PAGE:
‘Unite the Right' rally street closures in DC announced

- Authorities have announced street closures that will be in place for the "Unite the Right" rally set to be held in the District on Sunday.

The white nationalist rally comes on the heels of the anniversary of the deadly protest held in Charlottesville, Virginia. In preparations for this weekend's rally, D.C. police announced the streets would be impacted from 9 a.m. to 8 p.m. on Sunday:

  • 15th Street, NW from Constitution Avenue to K Street, NW
  • 17th Street, NW from Constitution Avenue to K Street, NW
  • 18th Street, NW from E Street to Pennsylvania Avenue, NW
  • 19th Street, NW from E Street to Pennsylvania Avenue, NW
  • 20th Street, NW from E Street to Pennsylvania Avenue, NW
  • 21st Street, NW from E Street to Pennsylvania Avenue, NW
  • 22nd Street, NW from E Street to Pennsylvania Avenue, NW 
  • 23rd Street, NW from Virginia Avenue to Washington Circle, NW
  • H Street, NW from 17th Street to 15th Street, NW
  • I Street, NW from 17th Street to 15th Street, NW
  • K Street, NW from 17th Street to 15th Street, NW
  • Connecticut Avenue, NW from H Street to I Street, NW
  • Vermont Avenue, NW from H Street to I Street, NW
  • G Street, NW from 17th Street to 23rd Street, NW
  • F Street, NW from 17th Street to 23rd Street, NW
  • E Street, NW from 17th Street to 23rd Street, NW

Officials said to expect parking restrictions in the area and that motorist should expect delays in the surrounding areas during the rally.

Metro announced it will not provide private rail cars for the rally after reports that officials were considering using private trains to help white nationalist get to the event sparked outrage on social media.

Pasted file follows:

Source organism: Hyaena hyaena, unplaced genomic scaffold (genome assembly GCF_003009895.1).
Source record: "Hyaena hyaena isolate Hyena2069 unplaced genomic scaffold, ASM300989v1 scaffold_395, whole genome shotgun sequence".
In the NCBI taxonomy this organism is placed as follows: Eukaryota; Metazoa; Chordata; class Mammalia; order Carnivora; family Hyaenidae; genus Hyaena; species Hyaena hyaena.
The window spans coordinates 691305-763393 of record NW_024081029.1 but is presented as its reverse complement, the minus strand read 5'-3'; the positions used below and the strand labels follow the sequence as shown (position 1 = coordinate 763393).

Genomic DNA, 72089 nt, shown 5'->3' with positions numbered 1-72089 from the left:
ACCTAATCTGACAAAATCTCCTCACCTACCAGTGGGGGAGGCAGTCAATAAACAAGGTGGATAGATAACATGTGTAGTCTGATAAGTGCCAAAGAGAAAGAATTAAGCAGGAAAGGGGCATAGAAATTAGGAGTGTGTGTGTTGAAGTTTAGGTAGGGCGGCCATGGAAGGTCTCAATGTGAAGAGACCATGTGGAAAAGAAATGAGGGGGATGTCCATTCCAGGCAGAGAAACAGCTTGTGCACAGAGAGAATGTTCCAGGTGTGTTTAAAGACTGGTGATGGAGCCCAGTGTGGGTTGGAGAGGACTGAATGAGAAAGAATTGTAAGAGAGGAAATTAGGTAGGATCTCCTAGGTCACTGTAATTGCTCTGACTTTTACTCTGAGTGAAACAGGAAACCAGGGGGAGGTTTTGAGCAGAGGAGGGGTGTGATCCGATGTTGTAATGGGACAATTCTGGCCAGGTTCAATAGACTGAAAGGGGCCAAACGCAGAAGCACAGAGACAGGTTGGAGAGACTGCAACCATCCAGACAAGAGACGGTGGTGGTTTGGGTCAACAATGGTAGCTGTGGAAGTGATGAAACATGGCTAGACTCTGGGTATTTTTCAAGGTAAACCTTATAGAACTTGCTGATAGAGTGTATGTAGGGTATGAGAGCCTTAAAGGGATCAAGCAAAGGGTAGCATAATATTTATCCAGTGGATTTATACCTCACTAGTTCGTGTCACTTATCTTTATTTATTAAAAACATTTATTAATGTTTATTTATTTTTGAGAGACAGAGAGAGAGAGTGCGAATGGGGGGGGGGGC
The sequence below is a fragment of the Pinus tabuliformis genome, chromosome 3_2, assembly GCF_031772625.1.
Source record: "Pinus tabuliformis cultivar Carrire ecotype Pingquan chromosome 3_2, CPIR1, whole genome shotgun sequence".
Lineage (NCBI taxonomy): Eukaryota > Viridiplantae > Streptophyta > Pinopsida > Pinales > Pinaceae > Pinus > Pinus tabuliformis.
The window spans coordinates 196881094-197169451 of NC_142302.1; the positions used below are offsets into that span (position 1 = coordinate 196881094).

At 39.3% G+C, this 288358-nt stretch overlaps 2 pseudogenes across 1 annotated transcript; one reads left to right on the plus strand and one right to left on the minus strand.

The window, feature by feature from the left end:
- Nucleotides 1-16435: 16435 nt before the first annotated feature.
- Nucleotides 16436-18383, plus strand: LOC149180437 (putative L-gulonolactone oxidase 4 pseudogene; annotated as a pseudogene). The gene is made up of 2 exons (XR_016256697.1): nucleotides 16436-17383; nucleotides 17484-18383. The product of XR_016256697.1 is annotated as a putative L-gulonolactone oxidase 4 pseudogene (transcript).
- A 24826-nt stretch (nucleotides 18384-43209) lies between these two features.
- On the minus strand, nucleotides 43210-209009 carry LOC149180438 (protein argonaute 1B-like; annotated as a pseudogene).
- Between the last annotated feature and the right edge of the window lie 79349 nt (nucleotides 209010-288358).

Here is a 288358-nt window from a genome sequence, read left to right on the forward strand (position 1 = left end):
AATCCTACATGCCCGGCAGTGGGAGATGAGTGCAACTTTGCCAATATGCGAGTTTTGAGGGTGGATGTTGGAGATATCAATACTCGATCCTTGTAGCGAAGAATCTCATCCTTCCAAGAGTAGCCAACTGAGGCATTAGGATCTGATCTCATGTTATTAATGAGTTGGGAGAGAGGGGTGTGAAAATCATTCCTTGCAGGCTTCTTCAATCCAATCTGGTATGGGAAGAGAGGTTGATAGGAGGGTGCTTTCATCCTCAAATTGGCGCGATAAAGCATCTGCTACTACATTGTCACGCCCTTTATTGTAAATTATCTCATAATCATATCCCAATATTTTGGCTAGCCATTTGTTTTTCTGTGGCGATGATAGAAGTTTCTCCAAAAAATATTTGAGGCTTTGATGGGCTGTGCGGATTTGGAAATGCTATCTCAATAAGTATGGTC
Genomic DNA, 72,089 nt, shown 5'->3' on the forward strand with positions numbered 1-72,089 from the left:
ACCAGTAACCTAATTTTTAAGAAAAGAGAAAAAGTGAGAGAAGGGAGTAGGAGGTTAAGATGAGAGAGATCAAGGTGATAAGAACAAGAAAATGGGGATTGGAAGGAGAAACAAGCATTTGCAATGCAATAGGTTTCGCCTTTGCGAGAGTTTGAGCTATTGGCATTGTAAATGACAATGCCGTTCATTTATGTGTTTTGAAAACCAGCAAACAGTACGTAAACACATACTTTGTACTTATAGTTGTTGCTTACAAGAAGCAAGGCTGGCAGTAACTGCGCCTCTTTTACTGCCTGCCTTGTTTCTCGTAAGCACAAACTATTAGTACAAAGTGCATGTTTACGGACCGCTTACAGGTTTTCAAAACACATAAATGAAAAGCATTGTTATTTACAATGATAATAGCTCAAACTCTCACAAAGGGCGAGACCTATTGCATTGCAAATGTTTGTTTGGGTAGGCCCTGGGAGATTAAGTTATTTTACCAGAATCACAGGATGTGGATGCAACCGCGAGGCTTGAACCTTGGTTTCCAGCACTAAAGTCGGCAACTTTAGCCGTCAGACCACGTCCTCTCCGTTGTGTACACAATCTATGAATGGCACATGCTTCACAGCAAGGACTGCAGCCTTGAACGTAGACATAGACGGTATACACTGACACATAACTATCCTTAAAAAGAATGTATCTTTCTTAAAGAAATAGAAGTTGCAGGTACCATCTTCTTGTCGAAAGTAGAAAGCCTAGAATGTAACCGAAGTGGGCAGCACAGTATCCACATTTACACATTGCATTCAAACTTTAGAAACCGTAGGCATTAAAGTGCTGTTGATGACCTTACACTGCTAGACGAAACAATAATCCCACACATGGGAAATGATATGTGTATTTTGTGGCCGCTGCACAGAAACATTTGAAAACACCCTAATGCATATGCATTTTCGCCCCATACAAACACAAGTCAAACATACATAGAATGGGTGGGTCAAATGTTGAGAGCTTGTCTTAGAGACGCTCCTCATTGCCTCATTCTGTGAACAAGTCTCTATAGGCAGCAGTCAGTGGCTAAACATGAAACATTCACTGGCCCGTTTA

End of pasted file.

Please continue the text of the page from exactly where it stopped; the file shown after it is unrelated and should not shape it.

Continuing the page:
This year's rally, spearheaded by white nationalist Jason Kessler, is being organized by the same group behind the deadly Unite the Right rally in Charlottesville.

In Aug. 2017, hundreds of people traveled to Charlottesville to participate in the Unite the Right rally and protest the city's plans to remove a statue of Robert E. Lee from a park that was named after the Confederate general. The list of scheduled speakers included several leading white nationalist figures, including Richard Spencer.

On the eve of the Aug. 12 rally, dozens of young white men wearing khakis and polo shirts marched through the University of Virginia's campus, carrying torches and chanting racist and anti-Semitic slogans. The next day, hundreds of white supremacists and counterprotesters clashed in the streets before a car plowed into a crowd, killing 32-year-old counterprotester Heather Heyer.

James Fields Jr., 21, of Maumee, Ohio, is charged with murder in Heyer's killing under Virginia state law. He is charged separately in federal court with hate crimes.

The Associated Press contributed to this report.

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